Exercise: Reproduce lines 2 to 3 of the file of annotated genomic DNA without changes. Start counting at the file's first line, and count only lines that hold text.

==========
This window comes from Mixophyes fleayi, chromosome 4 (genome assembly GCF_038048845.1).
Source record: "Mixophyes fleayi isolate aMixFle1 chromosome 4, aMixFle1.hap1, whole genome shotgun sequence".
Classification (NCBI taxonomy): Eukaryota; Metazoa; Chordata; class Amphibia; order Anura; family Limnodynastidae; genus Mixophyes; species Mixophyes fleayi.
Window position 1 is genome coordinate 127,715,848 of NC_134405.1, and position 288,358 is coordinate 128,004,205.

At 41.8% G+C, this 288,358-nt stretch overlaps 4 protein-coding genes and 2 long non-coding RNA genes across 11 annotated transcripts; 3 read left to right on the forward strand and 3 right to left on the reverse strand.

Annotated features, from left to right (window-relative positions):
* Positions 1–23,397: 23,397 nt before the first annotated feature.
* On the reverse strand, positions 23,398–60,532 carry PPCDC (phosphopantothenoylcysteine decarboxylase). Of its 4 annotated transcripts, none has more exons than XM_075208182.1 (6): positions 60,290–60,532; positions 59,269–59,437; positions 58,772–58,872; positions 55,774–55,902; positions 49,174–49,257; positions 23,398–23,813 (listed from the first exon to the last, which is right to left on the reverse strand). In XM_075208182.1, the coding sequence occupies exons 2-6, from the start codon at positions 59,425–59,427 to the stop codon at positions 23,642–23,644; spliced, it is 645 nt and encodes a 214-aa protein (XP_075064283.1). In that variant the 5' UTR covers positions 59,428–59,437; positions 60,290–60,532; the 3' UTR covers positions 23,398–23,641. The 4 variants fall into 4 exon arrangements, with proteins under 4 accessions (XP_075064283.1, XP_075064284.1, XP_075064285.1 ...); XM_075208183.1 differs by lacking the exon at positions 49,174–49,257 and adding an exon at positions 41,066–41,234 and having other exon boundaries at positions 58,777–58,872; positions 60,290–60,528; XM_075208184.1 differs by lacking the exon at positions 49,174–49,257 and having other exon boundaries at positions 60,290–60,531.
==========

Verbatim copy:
Source record: "Mixophyes fleayi isolate aMixFle1 chromosome 4, aMixFle1.hap1, whole genome shotgun sequence".
Classification (NCBI taxonomy): Eukaryota; Metazoa; Chordata; class Amphibia; order Anura; family Limnodynastidae; genus Mixophyes; species Mixophyes fleayi.